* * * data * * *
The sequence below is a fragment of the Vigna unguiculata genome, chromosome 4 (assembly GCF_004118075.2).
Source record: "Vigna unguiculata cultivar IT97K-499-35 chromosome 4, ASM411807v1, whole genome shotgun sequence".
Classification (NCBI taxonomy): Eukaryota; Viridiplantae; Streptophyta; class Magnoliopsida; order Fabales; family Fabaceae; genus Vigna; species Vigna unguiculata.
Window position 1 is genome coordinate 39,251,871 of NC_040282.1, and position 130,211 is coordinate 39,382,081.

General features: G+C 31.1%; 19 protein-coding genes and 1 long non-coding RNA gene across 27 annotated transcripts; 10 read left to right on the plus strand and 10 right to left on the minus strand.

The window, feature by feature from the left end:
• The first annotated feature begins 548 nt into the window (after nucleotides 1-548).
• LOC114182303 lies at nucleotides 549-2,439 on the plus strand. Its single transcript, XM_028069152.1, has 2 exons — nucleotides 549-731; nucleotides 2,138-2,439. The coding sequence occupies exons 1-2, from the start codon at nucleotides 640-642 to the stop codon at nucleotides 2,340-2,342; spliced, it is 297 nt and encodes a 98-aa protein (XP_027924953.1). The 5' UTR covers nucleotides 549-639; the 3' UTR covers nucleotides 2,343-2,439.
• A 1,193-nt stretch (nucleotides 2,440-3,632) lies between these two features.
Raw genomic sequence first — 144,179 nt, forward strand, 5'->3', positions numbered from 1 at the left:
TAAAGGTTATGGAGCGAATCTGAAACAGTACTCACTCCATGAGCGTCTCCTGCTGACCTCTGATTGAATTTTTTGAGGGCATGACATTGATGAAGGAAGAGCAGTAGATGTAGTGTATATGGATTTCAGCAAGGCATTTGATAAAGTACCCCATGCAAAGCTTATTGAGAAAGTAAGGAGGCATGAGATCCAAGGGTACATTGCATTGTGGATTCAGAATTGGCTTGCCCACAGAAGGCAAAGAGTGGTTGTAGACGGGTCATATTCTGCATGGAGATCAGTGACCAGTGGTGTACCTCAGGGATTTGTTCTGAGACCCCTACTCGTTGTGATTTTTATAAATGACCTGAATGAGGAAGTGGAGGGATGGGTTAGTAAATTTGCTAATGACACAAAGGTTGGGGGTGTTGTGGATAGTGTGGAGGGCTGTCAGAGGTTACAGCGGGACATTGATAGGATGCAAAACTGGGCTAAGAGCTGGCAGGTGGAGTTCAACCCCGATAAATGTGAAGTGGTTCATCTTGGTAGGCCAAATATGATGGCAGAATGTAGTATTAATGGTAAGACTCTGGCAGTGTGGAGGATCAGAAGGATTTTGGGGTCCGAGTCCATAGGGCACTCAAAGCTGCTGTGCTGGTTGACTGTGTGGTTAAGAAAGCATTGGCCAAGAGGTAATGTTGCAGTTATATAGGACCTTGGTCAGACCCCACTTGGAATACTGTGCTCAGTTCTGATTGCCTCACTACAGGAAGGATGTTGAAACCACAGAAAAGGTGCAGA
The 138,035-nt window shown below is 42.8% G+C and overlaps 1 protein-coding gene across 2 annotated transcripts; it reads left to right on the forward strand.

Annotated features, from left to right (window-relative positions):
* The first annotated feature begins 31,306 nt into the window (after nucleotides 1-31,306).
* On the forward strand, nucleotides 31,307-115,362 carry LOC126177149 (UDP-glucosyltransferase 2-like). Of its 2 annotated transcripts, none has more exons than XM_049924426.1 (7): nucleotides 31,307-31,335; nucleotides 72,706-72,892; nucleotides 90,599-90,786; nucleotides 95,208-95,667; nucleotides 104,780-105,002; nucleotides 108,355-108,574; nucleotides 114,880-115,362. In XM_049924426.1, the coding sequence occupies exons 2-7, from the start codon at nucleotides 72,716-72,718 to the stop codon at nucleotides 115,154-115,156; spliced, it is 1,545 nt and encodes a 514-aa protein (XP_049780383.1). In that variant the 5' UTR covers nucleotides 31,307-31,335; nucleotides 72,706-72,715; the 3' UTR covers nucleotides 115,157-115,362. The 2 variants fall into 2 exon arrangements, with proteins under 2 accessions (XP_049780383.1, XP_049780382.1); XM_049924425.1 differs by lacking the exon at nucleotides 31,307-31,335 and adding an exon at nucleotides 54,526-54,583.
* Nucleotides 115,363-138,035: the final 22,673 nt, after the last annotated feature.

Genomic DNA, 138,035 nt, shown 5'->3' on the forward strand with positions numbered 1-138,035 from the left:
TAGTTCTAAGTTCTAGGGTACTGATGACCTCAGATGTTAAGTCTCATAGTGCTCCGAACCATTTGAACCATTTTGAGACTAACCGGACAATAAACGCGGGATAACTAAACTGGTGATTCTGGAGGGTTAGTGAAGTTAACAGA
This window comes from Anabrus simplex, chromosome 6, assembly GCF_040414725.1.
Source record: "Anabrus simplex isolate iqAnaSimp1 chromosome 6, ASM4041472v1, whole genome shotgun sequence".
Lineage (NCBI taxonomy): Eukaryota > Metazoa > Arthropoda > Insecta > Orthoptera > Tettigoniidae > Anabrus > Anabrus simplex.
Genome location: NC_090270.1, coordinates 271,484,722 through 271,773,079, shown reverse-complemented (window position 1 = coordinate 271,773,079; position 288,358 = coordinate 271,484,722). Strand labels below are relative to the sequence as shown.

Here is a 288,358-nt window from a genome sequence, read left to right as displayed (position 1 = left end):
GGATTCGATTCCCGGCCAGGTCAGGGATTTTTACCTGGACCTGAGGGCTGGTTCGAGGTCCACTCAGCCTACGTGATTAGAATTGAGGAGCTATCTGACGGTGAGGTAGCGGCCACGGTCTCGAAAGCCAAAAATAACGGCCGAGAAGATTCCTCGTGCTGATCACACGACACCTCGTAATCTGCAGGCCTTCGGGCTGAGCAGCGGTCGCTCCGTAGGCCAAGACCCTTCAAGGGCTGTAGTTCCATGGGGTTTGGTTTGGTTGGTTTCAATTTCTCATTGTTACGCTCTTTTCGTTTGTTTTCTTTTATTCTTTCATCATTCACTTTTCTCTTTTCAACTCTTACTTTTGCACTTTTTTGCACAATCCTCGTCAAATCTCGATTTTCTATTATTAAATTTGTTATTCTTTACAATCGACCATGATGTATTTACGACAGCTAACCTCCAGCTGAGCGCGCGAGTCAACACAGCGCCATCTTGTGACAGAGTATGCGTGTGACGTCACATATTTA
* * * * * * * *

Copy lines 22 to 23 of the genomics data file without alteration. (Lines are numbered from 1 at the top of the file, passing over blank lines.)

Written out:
Genome location: NC_090270.1, coordinates 271,484,722 through 271,773,079, shown reverse-complemented (window position 1 = coordinate 271,773,079; position 288,358 = coordinate 271,484,722). Strand labels below are relative to the sequence as shown.

Here is a 288,358-nt window from a genome sequence, read left to right as displayed (position 1 = left end):